Donald Trump’s political ascension scrambled the right-wing media ecosystem more than any event in generations. Conservative figures who wanted to maintain conservative audiences needed to declare at least nominal backing for Trump and his agenda, with few exceptions. He and his supporters effectively drove his “Never Trump” critics from a movement that some of them had inhabited for decades. Meanwhile, his biggest sycophants saw their profiles and paychecks grow, with some garnering unprecedented power as official or unofficial advisers in the Trump White House.
No one rode Trump’s coattails quite as effectively as Dan Bongino, whose new three-hour radio show taking over Rush Limbaugh’s storied time slot debuts on Monday and will feature an interview with the former president. The commentator’s dogged devotion to Trump made him one of the biggest stars in right-wing media, and his ongoing rise following Trump’s 2020 defeat shows the hold the former president still has over his base and the right-wing universe whose content it consumes.
Bongino, a former New York Police Department and Secret Service officer, was a right-wing media nobody at the dawn of the Trump administration. He had started podcasting in 2015 and had written two books, one for the conspiracy theory website WND’s publishing arm. Bongino occasionally subbed for radio hosts like Sean Hannity and showed up on Fox, but he also frequently appeared on the conspiracy theorist Alex Jones’ Infowars show. He had just lost his third consecutive congressional race, after making headlines for an unhinged meltdown at a reporter.
He’s come a long way in less than five years -- and done it without being associated with any new idea or insight. But Bongino’s brand of smash-mouth rants, marrying unswerving fealty to Trump with incandescent denunciations of the left, was uniquely suited to the moment.
Building a brand by attacking the Mueller probe
Bongino carved out a niche as one of Fox’s foremost opponents of special counsel Robert Mueller’s probe of Russian interference in the 2016 election, making regular appearances to discuss the investigation and other issues on some of the network’s highest-rated shows. A Media Matters review found that between August 1, 2017, and July 5, 2018, Bongino was the fourth most frequent guest on Fox News.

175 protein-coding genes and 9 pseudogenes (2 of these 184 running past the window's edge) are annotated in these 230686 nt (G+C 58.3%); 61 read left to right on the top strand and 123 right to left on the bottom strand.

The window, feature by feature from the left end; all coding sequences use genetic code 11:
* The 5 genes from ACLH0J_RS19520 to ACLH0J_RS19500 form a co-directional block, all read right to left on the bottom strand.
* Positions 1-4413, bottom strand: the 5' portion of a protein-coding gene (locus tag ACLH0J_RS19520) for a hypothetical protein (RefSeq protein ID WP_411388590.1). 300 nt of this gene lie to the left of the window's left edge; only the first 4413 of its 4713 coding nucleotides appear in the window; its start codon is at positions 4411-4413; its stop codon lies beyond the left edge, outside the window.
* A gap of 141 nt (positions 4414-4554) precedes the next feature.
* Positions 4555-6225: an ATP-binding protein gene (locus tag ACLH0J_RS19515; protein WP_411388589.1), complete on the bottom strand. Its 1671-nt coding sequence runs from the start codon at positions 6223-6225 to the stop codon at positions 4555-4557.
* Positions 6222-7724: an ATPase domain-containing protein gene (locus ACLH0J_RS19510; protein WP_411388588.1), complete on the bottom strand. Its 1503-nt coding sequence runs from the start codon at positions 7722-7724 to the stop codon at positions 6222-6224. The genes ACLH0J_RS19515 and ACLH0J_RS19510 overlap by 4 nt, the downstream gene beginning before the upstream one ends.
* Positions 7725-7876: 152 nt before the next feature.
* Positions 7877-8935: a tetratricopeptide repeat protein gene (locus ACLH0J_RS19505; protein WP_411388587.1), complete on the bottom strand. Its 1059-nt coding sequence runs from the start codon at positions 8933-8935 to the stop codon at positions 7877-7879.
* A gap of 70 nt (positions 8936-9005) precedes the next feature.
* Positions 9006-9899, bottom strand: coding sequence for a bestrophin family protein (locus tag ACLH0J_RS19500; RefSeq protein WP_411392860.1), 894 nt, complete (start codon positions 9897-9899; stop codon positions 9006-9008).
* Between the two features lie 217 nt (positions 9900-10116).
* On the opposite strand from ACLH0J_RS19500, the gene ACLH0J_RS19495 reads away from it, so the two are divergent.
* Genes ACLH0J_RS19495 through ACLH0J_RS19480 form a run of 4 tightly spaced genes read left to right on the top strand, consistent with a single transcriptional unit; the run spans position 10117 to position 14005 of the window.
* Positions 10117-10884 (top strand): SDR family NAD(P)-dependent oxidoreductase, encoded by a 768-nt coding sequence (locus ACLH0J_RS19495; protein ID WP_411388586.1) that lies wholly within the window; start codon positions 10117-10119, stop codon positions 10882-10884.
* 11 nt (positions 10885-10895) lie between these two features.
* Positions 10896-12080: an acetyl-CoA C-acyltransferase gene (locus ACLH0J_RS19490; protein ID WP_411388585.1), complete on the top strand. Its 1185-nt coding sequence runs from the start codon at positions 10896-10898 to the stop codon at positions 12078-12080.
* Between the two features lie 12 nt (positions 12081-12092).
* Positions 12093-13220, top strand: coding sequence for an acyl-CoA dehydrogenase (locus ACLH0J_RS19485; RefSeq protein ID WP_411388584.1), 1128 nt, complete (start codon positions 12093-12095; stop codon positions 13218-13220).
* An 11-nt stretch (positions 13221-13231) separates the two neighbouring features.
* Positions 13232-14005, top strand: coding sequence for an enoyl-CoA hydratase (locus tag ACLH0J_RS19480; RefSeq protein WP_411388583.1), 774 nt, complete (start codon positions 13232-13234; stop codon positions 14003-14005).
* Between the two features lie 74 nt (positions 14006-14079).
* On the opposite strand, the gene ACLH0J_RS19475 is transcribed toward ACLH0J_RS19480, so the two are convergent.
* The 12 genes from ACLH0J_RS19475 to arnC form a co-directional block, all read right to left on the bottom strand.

By 2018, that heightened profile snagged Bongino a regular gig as a host for the National Rifle Association’s far-right streaming network, NRATV. The show, titled We Stand, was announced with a widely ridiculed video in which Bongino, clad in a “Socialist Tears” T-shirt, places unpeeled lemons in a blender and then is seen drinking the juice.
This is not how you make lemonade:
We Stand was often slapdash and incoherent, with Bongino combining unscripted and unplanned introductions with unhinged rants about Trump’s enemies. But it was a ready vehicle for Bongino to test out his attack lines against Mueller (“fire this guy now”) and his probe (“the biggest scandal in American history”) while defending the Trump team, who he claimed had been “set up.”
Bongino also offered similar commentary in his ongoing appearances on Fox, which started to capture Trump’s attention. The then-president began live-tweeting quotes from Bongino’s Fox interviews in May 2018, highlighting the commentator’s on-air declarations over the course of the year that the Mueller probe was “a political hit job” conducted by a team “stacked with anti-Trumpers” and that it was actually Hillary Clinton and the Democrats who had engaged in “very real” collusion with Russia.
When Fox’s Tucker Carlson promoted Bongino’s then-forthcoming book attacking the Russia probe during an August 2018 interview, Trump tweeted less than an hour later highlighting the book’s title, thanking Bongino, and wishing him “good luck.”
Bongino’s rising profile as a pro-Trump Mueller foe left him in a strong position when NRATV canceled his show as it started to collapse in December of that year. By the end of the following month, he had signed a deal as a Fox contributor.
But like many other Fox personalities at the time, Bongino’s loyalty was to Trump first, not the network. As the 2020 election approached, he violated Fox’s purported standards by appearing in a Trump campaign video and also claims to have advised the then-president on his campaign strategy.
Bongino’s sycophantic support for Trump, his slashing attacks on Trump’s foes, and his willingness to baselessly question the results of the 2020 election helped build the audience for his podcast and boost his Facebook presence to new heights. It paved the way for his forthcoming radio show, which will also stream on Fox Nation, and a weekend Fox show which debuts next month.
Bongino isn’t just tapping into the existing, mature right-wing institutions. He’s trying to take advantage of the desire among Republicans for safe spaces free from anti-Trump sentiment by creating new infrastructure. He leveraged his rising media stardom to back Parler, a far-right Facebook analogue, and Rumble, which fills a similar role for video, and to create the Bongino Report, a Drudge Report knock-off which sought to take advantage of Matt Drudge’s skepticism of Trump.
“Owning the libs” while standing with Trump
You can sum up Bongino’s commentary in two clips.
On his NRATV show in 2018, he declared that “my entire life right now is about owning the libs” because liberals are “pure unadulterated evil.”
And responding to the first presidential debate in September 2020, he explained to Fox's audience that Trump’s “strategy tonight was executed brilliantly” because he “is an apex predator. He's the lion king.”
What Bongino has to offer his audience is “owning the libs” and adulation for Trump. And that’s all they want right now.